I have been captivated by the poetry of Michael Card, especially by the words of his song There Is A Joy in the Journey. Read the words of the first verse.
There is a joy in the journey
There’s a light we can love on the way
There is a wonder and wildness to life
And freedom for those who obey.
I have often thought of the Christian life as a journey. That was impressed on me in 2006 when I rode my bicycle across Canada on behalf of the Canadian Bible Society. That trek became, for me a metaphor for life. Many mornings I was asked to share a devotional thought as we began the day together. I collected these thoughts under the general title of Lessons from the Back of the Pack or things I have learned while people were passing me, and that happened a lot. A friend suggested I share some highlights of my journey with Jesus. I’ve decided that that is what I will do in this set of posts. So, where to begin? How about at the beginning? How did my journey with Jesus begin?
I was raised in a Romanian Orthodox home. I was baptised as an infant and taken to church with my parents for as long as I can remember. I even became an altar boy and stood in front of the iconostasis with a candle in my hands. The language of the liturgy was Romanian and only semi-familiar to me. I spoke Romanian to my dad, but the Romanian of the home was somewhat different than the Romanian spoken in church. As I stood with the melting candle in my hands, I watched the wax drop off on to my hands. I had very little interest in what was going on and could hardly wait till the priest began his homily which meant that we would soon be free to leave the church. When I graduated from high school and moved to Regina to attend university, I vowed that I would never set foot in church again. My grandmother had other ideas and would occasionally invite me over for a Sunday dinner. It came with the proviso that I come to church with her first. That was a dilemma – would I pay the price for my grandmother’s home cooking by attending church. I always went to church – the promise of good Romanian home cooking always outweighed the pain and boredom of a two-hour liturgy. Mostly I avoided church like the plague.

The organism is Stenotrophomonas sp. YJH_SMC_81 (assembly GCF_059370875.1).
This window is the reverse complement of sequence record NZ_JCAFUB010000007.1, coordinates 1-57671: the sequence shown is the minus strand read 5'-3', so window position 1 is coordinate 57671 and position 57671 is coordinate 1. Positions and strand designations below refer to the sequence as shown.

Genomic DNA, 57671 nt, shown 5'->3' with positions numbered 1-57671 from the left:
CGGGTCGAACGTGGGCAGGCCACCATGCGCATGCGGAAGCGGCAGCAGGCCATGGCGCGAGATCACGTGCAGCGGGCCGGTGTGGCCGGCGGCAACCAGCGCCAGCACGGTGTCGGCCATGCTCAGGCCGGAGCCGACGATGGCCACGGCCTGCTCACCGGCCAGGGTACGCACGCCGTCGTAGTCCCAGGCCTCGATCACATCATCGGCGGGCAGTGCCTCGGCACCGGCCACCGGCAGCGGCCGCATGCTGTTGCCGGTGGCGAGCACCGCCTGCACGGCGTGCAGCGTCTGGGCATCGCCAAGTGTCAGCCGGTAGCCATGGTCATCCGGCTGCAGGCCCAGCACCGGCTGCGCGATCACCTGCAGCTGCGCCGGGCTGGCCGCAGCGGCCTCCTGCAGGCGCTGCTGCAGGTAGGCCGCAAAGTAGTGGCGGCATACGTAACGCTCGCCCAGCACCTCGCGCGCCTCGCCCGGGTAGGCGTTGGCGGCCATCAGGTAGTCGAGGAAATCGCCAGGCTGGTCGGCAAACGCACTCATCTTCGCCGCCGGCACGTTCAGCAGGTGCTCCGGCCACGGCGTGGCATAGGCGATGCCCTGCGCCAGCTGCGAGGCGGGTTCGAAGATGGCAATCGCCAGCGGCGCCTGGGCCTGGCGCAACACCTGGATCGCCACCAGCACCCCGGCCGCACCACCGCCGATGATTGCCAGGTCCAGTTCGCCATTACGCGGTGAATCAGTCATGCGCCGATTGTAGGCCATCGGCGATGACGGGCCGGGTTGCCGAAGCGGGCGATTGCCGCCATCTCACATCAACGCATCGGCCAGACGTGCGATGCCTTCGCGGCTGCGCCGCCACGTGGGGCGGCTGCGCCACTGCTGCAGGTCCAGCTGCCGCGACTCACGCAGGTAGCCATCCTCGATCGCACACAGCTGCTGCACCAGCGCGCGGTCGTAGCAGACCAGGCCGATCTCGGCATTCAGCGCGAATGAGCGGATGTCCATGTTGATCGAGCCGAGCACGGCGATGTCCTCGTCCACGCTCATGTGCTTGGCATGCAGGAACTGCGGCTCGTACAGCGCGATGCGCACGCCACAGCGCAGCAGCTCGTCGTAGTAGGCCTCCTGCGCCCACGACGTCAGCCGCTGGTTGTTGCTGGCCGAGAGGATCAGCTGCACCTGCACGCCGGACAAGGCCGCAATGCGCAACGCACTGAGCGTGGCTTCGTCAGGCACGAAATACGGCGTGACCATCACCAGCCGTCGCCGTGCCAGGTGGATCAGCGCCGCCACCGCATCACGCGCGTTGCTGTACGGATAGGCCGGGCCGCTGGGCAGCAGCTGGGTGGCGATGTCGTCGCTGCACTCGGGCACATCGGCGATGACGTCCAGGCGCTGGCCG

After a less than illustrious university career I began to work for the Saskatchewan Government Insurance Office, where I stayed for three years. I made the move to Cooperators Insurance Services where I met Iona, to whom I have now been married for over 51 years. I asked her to marry me, and we agreed that our wedding would take place on July 3, 1971, but where would it take place. First, St. George’s Romanian Orthodox church was totally out of the question, but since Iona had been raised Anglican, we approached the vicar at St. Alban’s Anglican church in Regina. He insisted that we take pre-marital counseling or he wouldn’t perform the ceremony. So, reluctantly I went. It didn’t take the priest long to realize that I was a “lost ball in tall grass” and excused us from further classes. I have looked back on that young couple and concluded that I wouldn’t have wanted to marry them – he was something of a jerk and would probably destroy any hope that marriage might have. Our wedding took place and shortly after, at the beginning of 1972 we moved to Saskatoon. Church wasn’t part of my life nor was any relationship with Jesus. Iona thought a little religion would help me, but not too much. I was reasonably content and could see no reason that I needed any religion in my life. How wrong I was! In my next post I will look at how Jesus moved into my life and my learning about grace.
So till the next time we meet, Keep the Son in Your Eyes.